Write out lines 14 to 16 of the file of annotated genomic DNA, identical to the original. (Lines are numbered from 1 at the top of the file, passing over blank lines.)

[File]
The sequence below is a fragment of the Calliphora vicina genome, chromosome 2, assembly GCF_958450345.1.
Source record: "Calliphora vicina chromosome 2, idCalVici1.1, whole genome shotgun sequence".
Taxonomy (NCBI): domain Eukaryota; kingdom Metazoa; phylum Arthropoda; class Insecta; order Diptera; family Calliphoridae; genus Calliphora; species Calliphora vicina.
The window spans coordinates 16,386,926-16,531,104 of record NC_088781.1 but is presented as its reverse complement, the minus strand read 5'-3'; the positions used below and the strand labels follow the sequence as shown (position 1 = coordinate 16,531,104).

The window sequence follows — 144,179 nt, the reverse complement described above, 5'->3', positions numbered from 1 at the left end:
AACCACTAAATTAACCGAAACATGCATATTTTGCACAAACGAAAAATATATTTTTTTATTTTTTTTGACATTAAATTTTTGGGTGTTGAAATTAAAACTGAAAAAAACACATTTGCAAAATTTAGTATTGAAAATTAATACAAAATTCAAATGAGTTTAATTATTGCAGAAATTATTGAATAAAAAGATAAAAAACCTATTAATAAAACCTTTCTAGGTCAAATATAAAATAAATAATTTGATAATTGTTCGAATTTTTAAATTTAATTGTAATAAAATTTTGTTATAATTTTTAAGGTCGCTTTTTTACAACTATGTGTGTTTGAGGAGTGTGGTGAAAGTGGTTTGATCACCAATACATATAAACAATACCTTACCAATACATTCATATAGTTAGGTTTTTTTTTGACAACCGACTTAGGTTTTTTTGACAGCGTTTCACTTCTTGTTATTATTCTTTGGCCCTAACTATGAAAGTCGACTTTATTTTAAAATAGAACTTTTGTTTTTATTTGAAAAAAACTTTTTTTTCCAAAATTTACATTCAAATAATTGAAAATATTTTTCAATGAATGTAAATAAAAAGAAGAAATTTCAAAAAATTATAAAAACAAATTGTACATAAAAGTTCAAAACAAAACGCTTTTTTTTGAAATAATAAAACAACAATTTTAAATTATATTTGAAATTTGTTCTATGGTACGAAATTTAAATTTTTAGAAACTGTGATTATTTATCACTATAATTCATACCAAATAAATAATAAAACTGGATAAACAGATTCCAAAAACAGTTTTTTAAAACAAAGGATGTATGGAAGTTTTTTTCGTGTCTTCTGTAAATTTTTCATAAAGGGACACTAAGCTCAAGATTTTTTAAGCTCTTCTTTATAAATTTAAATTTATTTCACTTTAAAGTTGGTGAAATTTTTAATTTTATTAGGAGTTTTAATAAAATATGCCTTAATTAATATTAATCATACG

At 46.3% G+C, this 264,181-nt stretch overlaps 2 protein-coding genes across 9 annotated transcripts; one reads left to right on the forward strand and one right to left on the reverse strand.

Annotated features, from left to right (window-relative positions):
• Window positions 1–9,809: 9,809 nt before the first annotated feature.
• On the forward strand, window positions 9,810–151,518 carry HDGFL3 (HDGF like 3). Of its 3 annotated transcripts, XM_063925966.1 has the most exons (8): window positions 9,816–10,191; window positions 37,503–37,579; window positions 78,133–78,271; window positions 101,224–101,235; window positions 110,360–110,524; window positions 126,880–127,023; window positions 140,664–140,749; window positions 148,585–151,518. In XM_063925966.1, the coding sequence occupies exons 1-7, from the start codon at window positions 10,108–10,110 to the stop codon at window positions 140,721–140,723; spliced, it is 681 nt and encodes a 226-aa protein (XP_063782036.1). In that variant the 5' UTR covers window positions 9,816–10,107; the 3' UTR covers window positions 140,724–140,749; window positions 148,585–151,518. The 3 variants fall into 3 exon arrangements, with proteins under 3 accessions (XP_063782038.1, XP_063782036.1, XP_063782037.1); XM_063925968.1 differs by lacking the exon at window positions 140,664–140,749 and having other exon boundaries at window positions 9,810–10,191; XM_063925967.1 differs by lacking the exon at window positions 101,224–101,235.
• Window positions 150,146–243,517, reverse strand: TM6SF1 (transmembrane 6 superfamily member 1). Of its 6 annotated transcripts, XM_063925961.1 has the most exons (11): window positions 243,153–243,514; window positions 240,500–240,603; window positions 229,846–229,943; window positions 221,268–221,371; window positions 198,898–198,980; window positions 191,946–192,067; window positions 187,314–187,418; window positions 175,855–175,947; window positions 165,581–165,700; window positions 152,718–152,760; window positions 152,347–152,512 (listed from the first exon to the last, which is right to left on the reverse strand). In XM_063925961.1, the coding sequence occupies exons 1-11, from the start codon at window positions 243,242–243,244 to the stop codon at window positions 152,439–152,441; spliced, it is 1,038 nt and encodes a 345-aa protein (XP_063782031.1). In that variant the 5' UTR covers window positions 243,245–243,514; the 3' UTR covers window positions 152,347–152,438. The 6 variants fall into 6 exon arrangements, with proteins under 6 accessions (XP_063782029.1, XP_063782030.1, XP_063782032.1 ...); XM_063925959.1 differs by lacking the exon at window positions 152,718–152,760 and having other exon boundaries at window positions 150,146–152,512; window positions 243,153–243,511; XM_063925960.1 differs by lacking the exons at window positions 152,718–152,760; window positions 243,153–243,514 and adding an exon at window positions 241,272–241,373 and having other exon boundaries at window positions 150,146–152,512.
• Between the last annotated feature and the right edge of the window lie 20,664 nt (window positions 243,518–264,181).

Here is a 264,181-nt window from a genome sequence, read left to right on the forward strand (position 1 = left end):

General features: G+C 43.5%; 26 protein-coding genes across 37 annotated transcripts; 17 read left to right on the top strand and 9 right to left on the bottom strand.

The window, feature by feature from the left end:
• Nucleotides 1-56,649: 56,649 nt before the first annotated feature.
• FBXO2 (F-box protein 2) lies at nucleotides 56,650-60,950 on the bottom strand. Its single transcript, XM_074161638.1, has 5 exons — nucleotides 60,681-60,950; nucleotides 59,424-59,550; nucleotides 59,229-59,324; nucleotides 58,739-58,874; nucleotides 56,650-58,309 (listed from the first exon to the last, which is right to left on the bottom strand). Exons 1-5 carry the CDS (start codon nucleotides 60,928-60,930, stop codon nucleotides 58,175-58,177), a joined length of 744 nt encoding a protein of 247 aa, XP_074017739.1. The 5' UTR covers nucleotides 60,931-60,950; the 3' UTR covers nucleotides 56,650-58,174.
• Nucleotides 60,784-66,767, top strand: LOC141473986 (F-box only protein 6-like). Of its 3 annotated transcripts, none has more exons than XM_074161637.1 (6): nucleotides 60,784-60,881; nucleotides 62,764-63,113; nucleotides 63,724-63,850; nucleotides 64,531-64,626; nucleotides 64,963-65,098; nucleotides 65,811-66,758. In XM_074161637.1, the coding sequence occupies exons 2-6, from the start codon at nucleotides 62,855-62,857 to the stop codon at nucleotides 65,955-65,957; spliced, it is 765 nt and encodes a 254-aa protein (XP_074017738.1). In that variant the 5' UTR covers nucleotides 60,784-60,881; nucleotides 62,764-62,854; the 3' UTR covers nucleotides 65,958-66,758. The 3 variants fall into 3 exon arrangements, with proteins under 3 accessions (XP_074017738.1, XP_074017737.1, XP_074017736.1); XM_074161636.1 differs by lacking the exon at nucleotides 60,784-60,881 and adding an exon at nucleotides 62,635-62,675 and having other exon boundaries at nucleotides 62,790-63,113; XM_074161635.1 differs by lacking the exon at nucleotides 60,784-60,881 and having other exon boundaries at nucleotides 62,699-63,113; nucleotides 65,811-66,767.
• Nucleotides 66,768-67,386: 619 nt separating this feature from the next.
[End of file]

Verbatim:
General features: G+C 43.5%; 26 protein-coding genes across 37 annotated transcripts; 17 read left to right on the top strand and 9 right to left on the bottom strand.

The window, feature by feature from the left end:
• Nucleotides 1-56,649: 56,649 nt before the first annotated feature.